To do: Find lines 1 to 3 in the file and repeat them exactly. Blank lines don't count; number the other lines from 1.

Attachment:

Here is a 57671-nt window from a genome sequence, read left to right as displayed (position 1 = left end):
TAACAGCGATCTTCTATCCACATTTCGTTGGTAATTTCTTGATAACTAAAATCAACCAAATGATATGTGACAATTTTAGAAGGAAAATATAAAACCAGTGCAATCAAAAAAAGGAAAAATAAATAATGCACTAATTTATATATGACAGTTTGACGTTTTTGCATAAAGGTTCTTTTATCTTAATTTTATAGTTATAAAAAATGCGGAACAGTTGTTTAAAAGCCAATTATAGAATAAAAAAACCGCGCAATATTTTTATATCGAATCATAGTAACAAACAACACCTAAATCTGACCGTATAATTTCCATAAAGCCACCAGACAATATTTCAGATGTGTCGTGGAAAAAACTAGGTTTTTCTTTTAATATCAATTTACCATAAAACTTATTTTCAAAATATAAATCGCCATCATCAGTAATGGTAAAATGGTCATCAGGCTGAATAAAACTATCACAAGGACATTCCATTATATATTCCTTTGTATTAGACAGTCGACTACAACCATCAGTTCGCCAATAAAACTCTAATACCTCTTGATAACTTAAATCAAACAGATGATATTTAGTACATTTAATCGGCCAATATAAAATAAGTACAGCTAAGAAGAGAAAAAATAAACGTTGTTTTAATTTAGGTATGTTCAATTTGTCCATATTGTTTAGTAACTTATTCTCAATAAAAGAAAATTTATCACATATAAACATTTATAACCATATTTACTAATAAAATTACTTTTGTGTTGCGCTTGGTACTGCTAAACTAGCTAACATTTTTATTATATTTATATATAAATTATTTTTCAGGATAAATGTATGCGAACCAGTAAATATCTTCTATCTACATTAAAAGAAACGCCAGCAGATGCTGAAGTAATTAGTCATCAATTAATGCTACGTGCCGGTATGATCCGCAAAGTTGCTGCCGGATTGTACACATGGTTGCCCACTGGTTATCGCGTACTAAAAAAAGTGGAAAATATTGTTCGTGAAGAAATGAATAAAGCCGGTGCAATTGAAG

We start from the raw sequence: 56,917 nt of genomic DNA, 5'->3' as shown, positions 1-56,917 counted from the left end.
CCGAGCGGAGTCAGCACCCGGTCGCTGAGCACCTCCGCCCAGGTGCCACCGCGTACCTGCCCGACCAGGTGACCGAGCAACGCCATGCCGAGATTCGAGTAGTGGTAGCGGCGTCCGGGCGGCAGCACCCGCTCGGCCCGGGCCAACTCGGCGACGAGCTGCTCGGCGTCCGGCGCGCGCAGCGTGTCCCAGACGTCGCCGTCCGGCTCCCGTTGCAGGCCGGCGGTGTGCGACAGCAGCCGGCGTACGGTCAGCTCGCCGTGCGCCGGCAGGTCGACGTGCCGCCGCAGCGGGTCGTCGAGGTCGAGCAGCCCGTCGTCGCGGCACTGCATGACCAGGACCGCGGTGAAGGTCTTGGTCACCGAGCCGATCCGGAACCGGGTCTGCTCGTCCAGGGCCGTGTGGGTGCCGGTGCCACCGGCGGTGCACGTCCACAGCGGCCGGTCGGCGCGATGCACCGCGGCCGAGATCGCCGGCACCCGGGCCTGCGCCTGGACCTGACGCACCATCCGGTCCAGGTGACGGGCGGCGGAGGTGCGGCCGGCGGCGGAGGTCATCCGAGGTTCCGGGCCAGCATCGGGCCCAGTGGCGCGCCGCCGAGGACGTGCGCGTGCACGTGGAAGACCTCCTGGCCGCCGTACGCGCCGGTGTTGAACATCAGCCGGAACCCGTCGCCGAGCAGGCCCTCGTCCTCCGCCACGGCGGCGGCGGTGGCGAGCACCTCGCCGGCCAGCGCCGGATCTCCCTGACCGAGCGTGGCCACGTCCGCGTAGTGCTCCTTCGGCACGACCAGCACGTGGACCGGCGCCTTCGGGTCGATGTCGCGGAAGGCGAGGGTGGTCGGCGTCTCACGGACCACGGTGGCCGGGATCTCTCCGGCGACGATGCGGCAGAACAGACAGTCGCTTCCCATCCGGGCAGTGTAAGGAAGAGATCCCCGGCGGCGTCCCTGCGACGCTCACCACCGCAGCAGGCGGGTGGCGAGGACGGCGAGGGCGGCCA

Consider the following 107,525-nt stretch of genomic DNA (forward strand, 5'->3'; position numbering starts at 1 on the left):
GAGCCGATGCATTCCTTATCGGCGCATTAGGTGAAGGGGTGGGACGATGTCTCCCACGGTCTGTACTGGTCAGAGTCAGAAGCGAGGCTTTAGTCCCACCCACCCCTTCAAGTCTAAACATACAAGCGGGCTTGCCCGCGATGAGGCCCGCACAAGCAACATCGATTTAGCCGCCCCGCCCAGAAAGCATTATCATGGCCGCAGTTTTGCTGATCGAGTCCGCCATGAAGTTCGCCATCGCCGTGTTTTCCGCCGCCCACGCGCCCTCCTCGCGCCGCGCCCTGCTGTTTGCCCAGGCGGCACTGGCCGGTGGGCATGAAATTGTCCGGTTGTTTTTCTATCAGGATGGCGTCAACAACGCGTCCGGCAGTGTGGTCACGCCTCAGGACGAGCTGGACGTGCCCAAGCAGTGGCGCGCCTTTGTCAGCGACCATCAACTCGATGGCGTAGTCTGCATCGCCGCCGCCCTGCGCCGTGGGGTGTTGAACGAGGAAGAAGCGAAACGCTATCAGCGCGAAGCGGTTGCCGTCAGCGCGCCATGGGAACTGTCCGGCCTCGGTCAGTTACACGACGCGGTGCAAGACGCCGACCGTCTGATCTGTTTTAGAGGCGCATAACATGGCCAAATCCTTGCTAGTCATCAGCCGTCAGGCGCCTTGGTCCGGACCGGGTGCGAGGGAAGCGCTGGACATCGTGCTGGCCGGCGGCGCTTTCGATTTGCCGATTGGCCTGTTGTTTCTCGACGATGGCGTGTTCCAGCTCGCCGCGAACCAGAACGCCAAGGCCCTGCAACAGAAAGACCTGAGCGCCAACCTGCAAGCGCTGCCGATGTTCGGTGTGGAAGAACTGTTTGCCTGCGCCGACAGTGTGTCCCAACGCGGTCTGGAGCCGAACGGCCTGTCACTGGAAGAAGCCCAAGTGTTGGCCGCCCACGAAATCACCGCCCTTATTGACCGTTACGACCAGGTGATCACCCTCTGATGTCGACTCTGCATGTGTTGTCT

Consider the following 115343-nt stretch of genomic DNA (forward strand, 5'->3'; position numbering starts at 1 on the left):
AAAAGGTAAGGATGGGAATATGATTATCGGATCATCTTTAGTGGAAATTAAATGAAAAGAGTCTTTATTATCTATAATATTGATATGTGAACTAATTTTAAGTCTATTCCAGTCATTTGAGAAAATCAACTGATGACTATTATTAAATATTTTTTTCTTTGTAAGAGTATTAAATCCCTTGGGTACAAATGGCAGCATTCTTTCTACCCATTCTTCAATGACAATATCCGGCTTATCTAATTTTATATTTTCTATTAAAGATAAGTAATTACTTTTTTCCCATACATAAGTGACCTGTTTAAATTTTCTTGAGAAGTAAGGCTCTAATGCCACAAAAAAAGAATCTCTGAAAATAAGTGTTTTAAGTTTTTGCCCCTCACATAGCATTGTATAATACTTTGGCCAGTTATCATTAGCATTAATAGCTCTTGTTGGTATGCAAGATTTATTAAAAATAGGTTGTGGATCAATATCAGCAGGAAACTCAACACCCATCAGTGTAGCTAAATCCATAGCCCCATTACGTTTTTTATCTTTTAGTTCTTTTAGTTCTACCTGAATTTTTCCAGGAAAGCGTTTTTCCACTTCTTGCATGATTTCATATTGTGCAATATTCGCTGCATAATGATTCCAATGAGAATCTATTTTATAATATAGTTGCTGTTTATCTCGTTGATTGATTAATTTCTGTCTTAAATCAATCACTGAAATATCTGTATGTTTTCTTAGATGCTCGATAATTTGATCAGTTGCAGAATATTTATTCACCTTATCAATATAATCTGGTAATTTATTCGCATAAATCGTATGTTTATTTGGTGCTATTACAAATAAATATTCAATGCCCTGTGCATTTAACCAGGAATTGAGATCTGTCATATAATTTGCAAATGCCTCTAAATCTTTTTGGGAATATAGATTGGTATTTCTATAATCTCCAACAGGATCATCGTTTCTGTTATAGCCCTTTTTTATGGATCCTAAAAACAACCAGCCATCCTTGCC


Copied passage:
Here is a 57671-nt window from a genome sequence, read left to right as displayed (position 1 = left end):
TAACAGCGATCTTCTATCCACATTTCGTTGGTAATTTCTTGATAACTAAAATCAACCAAATGATATGTGACAATTTTAGAAGGAAAATATAAAACCAGTGCAATCAAAAAAAGGAAAAATAAATAATGCACTAATTTATATATGACAGTTTGACGTTTTTGCATAAAGGTTCTTTTATCTTAATTTTATAGTTATAAAAAATGCGGAACAGTTGTTTAAAAGCCAATTATAGAATAAAAAAACCGCGCAATATTTTTATATCGAATCATAGTAACAAACAACACCTAAATCTGACCGTATAATTTCCATAAAGCCACCAGACAATATTTCAGATGTGTCGTGGAAAAAACTAGGTTTTTCTTTTAATATCAATTTACCATAAAACTTATTTTCAAAATATAAATCGCCATCATCAGTAATGGTAAAATGGTCATCAGGCTGAATAAAACTATCACAAGGACATTCCATTATATATTCCTTTGTATTAGACAGTCGACTACAACCATCAGTTCGCCAATAAAACTCTAATACCTCTTGATAACTTAAATCAAACAGATGATATTTAGTACATTTAATCGGCCAATATAAAATAAGTACAGCTAAGAAGAGAAAAAATAAACGTTGTTTTAATTTAGGTATGTTCAATTTGTCCATATTGTTTAGTAACTTATTCTCAATAAAAGAAAATTTATCACATATAAACATTTATAACCATATTTACTAATAAAATTACTTTTGTGTTGCGCTTGGTACTGCTAAACTAGCTAACATTTTTATTATATTTATATATAAATTATTTTTCAGGATAAATGTATGCGAACCAGTAAATATCTTCTATCTACATTAAAAGAAACGCCAGCAGATGCTGAAGTAATTAGTCATCAATTAATGCTACGTGCCGGTATGATCCGCAAAGTTGCTGCCGGATTGTACACATGGTTGCCCACTGGTTATCGCGTACTAAAAAAAGTGGAAAATATTGTTCGTGAAGAAATGAATAAAGCCGGTGCAATTGAAG

We start from the raw sequence: 56,917 nt of genomic DNA, 5'->3' as shown, positions 1-56,917 counted from the left end.